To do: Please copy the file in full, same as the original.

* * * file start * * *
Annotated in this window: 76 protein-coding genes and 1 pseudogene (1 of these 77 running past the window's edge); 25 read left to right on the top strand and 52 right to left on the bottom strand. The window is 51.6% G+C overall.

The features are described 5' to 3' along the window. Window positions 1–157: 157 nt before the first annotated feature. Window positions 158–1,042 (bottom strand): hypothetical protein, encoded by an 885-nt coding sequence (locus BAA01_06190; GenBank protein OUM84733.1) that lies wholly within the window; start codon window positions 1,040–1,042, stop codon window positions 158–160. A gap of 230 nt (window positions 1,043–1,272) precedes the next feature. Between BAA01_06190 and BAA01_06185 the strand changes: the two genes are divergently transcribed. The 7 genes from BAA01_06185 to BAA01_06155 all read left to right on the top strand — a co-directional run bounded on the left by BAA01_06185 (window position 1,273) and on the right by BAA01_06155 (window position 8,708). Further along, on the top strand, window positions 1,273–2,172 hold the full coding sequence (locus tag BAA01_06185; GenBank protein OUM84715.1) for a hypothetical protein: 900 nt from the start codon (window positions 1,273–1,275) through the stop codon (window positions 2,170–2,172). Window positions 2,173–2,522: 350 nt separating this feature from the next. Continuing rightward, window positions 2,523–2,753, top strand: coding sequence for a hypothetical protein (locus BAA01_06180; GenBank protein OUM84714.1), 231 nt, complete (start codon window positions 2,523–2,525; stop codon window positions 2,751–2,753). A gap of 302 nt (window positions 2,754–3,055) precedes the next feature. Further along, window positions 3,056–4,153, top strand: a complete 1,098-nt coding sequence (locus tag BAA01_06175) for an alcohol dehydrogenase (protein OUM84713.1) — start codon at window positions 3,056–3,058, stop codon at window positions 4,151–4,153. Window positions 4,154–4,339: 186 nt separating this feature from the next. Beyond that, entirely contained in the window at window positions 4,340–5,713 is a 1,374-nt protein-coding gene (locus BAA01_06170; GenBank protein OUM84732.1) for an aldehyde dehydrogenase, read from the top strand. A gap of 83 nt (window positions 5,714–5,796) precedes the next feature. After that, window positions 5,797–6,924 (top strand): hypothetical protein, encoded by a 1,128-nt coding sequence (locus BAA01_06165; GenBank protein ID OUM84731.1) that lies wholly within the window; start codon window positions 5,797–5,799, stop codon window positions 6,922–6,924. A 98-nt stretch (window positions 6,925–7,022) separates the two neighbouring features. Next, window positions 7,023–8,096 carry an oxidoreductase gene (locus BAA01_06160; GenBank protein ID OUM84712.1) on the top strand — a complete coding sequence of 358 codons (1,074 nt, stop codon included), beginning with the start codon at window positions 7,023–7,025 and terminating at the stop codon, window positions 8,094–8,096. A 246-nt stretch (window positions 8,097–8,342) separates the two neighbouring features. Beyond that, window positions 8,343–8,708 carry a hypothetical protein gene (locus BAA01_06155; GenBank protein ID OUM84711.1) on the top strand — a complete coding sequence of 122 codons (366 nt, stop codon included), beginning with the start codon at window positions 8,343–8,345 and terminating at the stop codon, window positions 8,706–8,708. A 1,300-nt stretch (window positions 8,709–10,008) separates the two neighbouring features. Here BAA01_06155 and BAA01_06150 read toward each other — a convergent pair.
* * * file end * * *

Annotated in this window: 76 protein-coding genes and 1 pseudogene (1 of these 77 running past the window's edge); 25 read left to right on the top strand and 52 right to left on the bottom strand. The window is 51.6% G+C overall.

The features are described 5' to 3' along the window. Window positions 1–157: 157 nt before the first annotated feature. Window positions 158–1,042 (bottom strand): hypothetical protein, encoded by an 885-nt coding sequence (locus BAA01_06190; GenBank protein OUM84733.1) that lies wholly within the window; start codon window positions 1,040–1,042, stop codon window positions 158–160. A gap of 230 nt (window positions 1,043–1,272) precedes the next feature. Between BAA01_06190 and BAA01_06185 the strand changes: the two genes are divergently transcribed. The 7 genes from BAA01_06185 to BAA01_06155 all read left to right on the top strand — a co-directional run bounded on the left by BAA01_06185 (window position 1,273) and on the right by BAA01_06155 (window position 8,708). Further along, on the top strand, window positions 1,273–2,172 hold the full coding sequence (locus tag BAA01_06185; GenBank protein OUM84715.1) for a hypothetical protein: 900 nt from the start codon (window positions 1,273–1,275) through the stop codon (window positions 2,170–2,172). Window positions 2,173–2,522: 350 nt separating this feature from the next. Continuing rightward, window positions 2,523–2,753, top strand: coding sequence for a hypothetical protein (locus BAA01_06180; GenBank protein OUM84714.1), 231 nt, complete (start codon window positions 2,523–2,525; stop codon window positions 2,751–2,753). A gap of 302 nt (window positions 2,754–3,055) precedes the next feature. Further along, window positions 3,056–4,153, top strand: a complete 1,098-nt coding sequence (locus tag BAA01_06175) for an alcohol dehydrogenase (protein OUM84713.1) — start codon at window positions 3,056–3,058, stop codon at window positions 4,151–4,153. Window positions 4,154–4,339: 186 nt separating this feature from the next. Beyond that, entirely contained in the window at window positions 4,340–5,713 is a 1,374-nt protein-coding gene (locus BAA01_06170; GenBank protein OUM84732.1) for an aldehyde dehydrogenase, read from the top strand. A gap of 83 nt (window positions 5,714–5,796) precedes the next feature. After that, window positions 5,797–6,924 (top strand): hypothetical protein, encoded by a 1,128-nt coding sequence (locus BAA01_06165; GenBank protein ID OUM84731.1) that lies wholly within the window; start codon window positions 5,797–5,799, stop codon window positions 6,922–6,924. A 98-nt stretch (window positions 6,925–7,022) separates the two neighbouring features. Next, window positions 7,023–8,096 carry an oxidoreductase gene (locus BAA01_06160; GenBank protein ID OUM84712.1) on the top strand — a complete coding sequence of 358 codons (1,074 nt, stop codon included), beginning with the start codon at window positions 7,023–7,025 and terminating at the stop codon, window positions 8,094–8,096. A 246-nt stretch (window positions 8,097–8,342) separates the two neighbouring features. Beyond that, window positions 8,343–8,708 carry a hypothetical protein gene (locus BAA01_06155; GenBank protein ID OUM84711.1) on the top strand — a complete coding sequence of 122 codons (366 nt, stop codon included), beginning with the start codon at window positions 8,343–8,345 and terminating at the stop codon, window positions 8,706–8,708. A 1,300-nt stretch (window positions 8,709–10,008) separates the two neighbouring features. Here BAA01_06155 and BAA01_06150 read toward each other — a convergent pair.